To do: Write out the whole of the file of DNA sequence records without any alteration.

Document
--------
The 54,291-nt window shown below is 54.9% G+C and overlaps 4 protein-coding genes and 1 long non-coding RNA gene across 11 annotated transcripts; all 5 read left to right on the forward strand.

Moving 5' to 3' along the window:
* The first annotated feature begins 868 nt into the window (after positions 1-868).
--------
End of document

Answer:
The 54,291-nt window shown below is 54.9% G+C and overlaps 4 protein-coding genes and 1 long non-coding RNA gene across 11 annotated transcripts; all 5 read left to right on the forward strand.

Moving 5' to 3' along the window:
* The first annotated feature begins 868 nt into the window (after positions 1-868).